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A QUIET replacement for a roarer burner

Posted: Sat Jul 21, 2012 12:26 am
by TacAir
Ran across this addition for gas/kero stoves while looking for part for my antique Coleman 530 B46.

Called a Quitecap, it replaces the burner plate with a much quieter plate.

Pretty cool tech - and now, if you use your gas stove, it will not sound like a rocket in heat.

http://www.youtube.com/watch?v=IPgjmDCePJQ&feature=plcp" onclick="window.open(this.href);return false;

The video is for a DragonFly - but the cap are made for MSR-XGK and some Optimus stoves.

Re: A QUIET replacement for a roarer burner

Posted: Sat Jul 21, 2012 12:35 am
by crypto
Whoa, thats amazing.

Im a big fan.

Re: A QUIET replacement for a roarer burner

Posted: Sat Jul 21, 2012 1:49 am
by williaty
That is pretty damned amazing. My dad used an old stove imported from Europe that he got while mountaineering that roared like that only with a louder jet hiss under it. Made sure I never slept in while camping when he started cooking :lol:

My concern is whatever drawback must be caused by that design of spreader. If it were quieter with no drawback, one of the OEMs would be building stoves that way.

Re: A QUIET replacement for a roarer burner

Posted: Sat Jul 21, 2012 8:03 am
by ghost792
williaty wrote:That is pretty damned amazing. My dad used an old stove imported from Europe that he got while mountaineering that roared like that only with a louder jet hiss under it. Made sure I never slept in while camping when he started cooking :lol:

My concern is whatever drawback must be caused by that design of spreader. If it were quieter with no drawback, one of the OEMs would be building stoves that way.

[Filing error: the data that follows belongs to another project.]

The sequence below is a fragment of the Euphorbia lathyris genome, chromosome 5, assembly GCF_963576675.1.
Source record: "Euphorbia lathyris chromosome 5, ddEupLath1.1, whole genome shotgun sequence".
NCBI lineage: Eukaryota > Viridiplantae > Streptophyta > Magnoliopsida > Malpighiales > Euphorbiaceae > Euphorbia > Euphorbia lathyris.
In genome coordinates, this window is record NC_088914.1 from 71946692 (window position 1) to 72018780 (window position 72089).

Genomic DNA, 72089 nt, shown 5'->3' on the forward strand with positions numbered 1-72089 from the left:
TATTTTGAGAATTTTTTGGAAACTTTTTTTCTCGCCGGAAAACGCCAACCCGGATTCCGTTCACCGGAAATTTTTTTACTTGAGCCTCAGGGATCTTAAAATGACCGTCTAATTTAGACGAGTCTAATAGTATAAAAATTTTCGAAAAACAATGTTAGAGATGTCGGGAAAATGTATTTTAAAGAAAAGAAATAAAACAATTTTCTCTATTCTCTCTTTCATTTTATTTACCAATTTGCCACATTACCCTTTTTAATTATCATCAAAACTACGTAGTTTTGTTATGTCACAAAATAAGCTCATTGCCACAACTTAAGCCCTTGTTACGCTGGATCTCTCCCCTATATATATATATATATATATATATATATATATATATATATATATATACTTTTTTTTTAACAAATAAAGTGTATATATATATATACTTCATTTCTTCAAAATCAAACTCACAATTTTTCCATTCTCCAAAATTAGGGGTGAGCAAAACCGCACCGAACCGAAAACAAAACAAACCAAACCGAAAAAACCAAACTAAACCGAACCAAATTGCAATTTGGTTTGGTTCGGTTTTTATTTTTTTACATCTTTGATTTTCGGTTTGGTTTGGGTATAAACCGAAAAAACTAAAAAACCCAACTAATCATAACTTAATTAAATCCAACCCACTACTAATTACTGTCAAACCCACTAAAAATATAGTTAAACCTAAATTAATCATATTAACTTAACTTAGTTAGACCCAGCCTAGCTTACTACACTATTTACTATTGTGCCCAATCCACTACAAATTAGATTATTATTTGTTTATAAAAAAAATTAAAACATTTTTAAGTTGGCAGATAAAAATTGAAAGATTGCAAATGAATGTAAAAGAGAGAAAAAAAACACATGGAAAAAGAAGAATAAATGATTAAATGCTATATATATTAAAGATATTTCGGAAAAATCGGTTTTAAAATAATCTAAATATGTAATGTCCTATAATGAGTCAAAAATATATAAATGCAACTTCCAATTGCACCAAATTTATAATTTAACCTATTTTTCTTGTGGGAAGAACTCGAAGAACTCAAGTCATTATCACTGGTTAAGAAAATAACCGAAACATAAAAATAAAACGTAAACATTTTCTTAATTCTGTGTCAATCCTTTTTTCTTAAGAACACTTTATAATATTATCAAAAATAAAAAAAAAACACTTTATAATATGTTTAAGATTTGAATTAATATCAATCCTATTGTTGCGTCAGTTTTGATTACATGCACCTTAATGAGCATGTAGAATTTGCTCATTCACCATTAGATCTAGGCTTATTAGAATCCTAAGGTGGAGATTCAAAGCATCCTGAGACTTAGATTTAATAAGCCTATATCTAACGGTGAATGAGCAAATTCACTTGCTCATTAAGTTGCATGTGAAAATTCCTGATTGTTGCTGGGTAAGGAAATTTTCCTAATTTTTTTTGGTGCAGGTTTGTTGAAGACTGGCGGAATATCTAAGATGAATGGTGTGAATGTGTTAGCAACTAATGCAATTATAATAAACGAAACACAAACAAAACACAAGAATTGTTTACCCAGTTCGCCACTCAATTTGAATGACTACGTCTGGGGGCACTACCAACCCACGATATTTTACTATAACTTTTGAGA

The drawback may just be the cost of construction. I see these are regularly priced at $150 with an introductory price of $120. The review video shows quite a few burner holes in the side of the piece, which means the high cost is due to a large number of machining operations. The stove manufacturers have to consider that, even if this style of burner improves their products, will consumers be willing to pay an extra $75-$100 for a stove.

Re: A QUIET replacement for a roarer burner

Posted: Sat Jul 21, 2012 9:40 am
by Stercutus
The stove was quiet? It sounded like the sound track was dubbed in with a whole bunch of yelling and knocking about indoor noises in the background. Not that the stove wasn't quiet, that is just what it sounded like to me.

Re: A QUIET replacement for a roarer burner

Posted: Sat Jul 21, 2012 12:42 pm
by TacAir
Blacksmith wrote:The stove was quiet? It sounded like the sound track was dubbed in with a whole bunch of yelling and knocking about indoor noises in the background. Not that the stove wasn't quiet, that is just what it sounded like to me.
Like with many things on the net, once I discovered the device, I found it had more than one name- this specific device happenes to be available commercially. There is approximately a metric crapton (Imperial measure = shitpotload) of other blogs,m posts and Utoob vids on this and like devices.
I posted this particular link as it seemed to have a bit higher production value/clear images - absent a sound meter, that background sounds seemed louder that the stove was kinda neat.

Most of the posts I found were about how much these devices reduce the noise from "roarer burners" - few seemed worried about the cost... The " I have a prettier toy" syndrome?